How to Water Indoor Plants
Unlike outdoor plants, indoor plants depend on you for everything. Caring for indoor plants requires that you know what each plant needs. Many people think it’s a good idea to water plants on a specific schedule, but really it’s much better to check each plant every day to see whether or not it needs to be watered on that day. This requires that you frequently check the soil to see whether or not the plant needs to be watered. It is very important that the pot that the plant is in has drainage holes in the bottom so that water can drain from the bottom, and the roots are not sitting in water all the time. If the roots are sitting in water, they will rot, and the plant will die. Not every type of house plant is the same watering needs, so it is necessary to do some research on your plant see what type of watering it needs. Some plants need to be fairly moist all the time, while others need to dry out between waterings. Morning is a good time to water plants so they have a chance to dry out before it starts to get cooler later in the evening.
Put your finger in the soil down to the first knuckle, if you can’t even get your finger into the soil that means the plant definitely needs to be watered. If some of the dirt sticks to your finger, and the soil feels fairly moist, it probably has enough water. Keep an eye on the leaves as they can provide a good indication of whether the plant is getting enough water, or too much water. If the leaves are drooping, this often means that the plant needs to be watered. If they are brown, dry, or some leaves have fallen off, this also means that the plant needs to be watered. On the other hand, these signs can also mean that the plant has been over watered, so it is always important to use these observations in conjunction with checking whether or not the soil is dry. If the plant has been watered recently, give the plant some time to absorb the water before watering again.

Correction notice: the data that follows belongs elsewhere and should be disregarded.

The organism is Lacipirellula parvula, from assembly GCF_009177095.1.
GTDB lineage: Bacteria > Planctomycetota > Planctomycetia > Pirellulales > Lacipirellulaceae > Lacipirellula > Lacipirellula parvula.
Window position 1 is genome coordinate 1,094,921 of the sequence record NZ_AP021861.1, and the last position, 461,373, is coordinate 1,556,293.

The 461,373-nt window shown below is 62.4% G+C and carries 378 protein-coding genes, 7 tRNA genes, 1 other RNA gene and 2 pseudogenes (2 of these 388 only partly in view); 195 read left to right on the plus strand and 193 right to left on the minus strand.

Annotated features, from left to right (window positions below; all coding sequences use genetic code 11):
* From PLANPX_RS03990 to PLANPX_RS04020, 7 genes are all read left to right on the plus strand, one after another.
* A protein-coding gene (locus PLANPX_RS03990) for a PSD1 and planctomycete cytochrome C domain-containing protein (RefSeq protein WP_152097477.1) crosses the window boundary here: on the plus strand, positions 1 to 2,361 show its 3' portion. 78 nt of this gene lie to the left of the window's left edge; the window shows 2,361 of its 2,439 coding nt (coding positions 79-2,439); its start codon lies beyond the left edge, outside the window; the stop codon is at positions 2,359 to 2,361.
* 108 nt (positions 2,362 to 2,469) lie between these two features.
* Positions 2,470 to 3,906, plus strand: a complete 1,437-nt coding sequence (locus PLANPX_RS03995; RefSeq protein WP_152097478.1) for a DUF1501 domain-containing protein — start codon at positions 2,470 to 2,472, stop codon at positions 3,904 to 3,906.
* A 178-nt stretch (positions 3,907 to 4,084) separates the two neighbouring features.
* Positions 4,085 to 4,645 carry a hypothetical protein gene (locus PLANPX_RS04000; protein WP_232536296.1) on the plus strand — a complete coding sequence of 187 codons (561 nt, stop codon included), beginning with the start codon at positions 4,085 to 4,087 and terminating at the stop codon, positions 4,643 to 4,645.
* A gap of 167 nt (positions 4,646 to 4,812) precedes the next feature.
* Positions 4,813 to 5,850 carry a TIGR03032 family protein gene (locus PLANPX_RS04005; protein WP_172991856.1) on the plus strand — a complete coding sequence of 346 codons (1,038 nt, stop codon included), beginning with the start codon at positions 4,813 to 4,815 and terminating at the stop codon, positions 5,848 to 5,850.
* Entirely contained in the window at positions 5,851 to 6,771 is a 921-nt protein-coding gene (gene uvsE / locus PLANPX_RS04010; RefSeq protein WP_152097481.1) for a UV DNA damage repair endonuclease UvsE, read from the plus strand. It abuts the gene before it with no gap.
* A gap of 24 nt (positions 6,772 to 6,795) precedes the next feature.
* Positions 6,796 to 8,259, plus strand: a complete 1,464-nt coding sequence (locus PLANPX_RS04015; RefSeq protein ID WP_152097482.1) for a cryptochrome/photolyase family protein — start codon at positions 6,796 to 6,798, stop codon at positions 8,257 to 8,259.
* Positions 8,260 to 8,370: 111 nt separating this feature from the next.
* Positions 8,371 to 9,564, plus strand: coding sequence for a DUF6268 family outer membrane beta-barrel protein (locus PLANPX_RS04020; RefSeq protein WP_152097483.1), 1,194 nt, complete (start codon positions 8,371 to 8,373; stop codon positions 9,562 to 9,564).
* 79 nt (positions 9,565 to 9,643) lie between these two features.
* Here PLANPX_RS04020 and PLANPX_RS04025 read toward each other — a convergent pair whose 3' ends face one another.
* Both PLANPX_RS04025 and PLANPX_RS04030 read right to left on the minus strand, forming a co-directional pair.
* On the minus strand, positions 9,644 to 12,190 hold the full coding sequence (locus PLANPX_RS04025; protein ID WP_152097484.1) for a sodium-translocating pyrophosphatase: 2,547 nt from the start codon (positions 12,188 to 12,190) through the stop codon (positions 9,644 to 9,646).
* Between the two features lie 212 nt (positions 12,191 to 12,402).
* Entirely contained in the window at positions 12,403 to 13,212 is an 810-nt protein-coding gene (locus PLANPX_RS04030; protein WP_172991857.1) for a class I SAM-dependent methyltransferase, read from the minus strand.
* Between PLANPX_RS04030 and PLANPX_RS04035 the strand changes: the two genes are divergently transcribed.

It can be useful to learn how heavy the plant is when it has been well watered. You can test see if your plant has been watered enough by picking it up, and feeling how heavy it is. Lift it from time to time, and if it doesn’t feel heavy enough, this means that it needs to be watered. Of course only do this if your plant is light enough to be lifted easily. Don’t injure yourself trying to lift your plant up!
Some plants are sensitive to the type of water that is used. The chlorine in tap water can kill some plants. If you suspect that the chlorine in the water is hurting your plant, let the water sit out overnight in a large container before watering. I always keep water in a large plastic jug that has been filled up the night before.
Try to distribute the water evenly across the surface of the soil. When you water, it’s better to start out by giving the plant too little water rather than too much. You can always water more if you give into little water, but overwatering is more difficult to correct. Be sure to water until water comes out of the holes on the bottom of the pot. You want to be sure that the roots at the bottom of the pot get water, and just watering the surface of the soil will not accomplish this. Some plants also benefit from misting with a spray bottle, but not all plants, so you need to know the requirements of your plant.
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